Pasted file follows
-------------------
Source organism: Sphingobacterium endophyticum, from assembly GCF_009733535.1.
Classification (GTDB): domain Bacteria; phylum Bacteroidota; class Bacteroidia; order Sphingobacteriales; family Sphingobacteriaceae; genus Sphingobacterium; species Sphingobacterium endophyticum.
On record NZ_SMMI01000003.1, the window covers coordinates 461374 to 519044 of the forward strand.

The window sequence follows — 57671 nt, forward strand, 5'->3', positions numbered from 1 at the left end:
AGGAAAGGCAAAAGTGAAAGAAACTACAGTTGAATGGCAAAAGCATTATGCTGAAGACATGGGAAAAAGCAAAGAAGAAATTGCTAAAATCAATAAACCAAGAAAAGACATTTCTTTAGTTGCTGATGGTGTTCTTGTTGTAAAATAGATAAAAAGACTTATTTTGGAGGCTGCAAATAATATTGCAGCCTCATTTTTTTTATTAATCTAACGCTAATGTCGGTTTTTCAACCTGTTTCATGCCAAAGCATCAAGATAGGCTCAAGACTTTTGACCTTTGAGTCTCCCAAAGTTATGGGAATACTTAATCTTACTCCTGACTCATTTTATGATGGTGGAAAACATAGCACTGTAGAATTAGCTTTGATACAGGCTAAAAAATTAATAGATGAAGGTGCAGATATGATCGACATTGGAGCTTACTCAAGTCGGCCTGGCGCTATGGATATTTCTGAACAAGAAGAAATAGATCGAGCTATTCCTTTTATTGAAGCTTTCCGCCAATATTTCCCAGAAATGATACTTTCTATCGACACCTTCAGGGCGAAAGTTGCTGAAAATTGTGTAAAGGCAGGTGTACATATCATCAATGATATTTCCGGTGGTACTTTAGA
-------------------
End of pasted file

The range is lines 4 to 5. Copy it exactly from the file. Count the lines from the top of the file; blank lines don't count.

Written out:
The window sequence follows — 57671 nt, forward strand, 5'->3', positions numbered from 1 at the left end:
AGGAAAGGCAAAAGTGAAAGAAACTACAGTTGAATGGCAAAAGCATTATGCTGAAGACATGGGAAAAAGCAAAGAAGAAATTGCTAAAATCAATAAACCAAGAAAAGACATTTCTTTAGTTGCTGATGGTGTTCTTGTTGTAAAATAGATAAAAAGACTTATTTTGGAGGCTGCAAATAATATTGCAGCCTCATTTTTTTTATTAATCTAACGCTAATGTCGGTTTTTCAACCTGTTTCATGCCAAAGCATCAAGATAGGCTCAAGACTTTTGACCTTTGAGTCTCCCAAAGTTATGGGAATACTTAATCTTACTCCTGACTCATTTTATGATGGTGGAAAACATAGCACTGTAGAATTAGCTTTGATACAGGCTAAAAAATTAATAGATGAAGGTGCAGATATGATCGACATTGGAGCTTACTCAAGTCGGCCTGGCGCTATGGATATTTCTGAACAAGAAGAAATAGATCGAGCTATTCCTTTTATTGAAGCTTTCCGCCAATATTTCCCAGAAATGATACTTTCTATCGACACCTTCAGGGCGAAAGTTGCTGAAAATTGTGTAAAGGCAGGTGTACATATCATCAATGATATTTCCGGTGGTACTTTAGA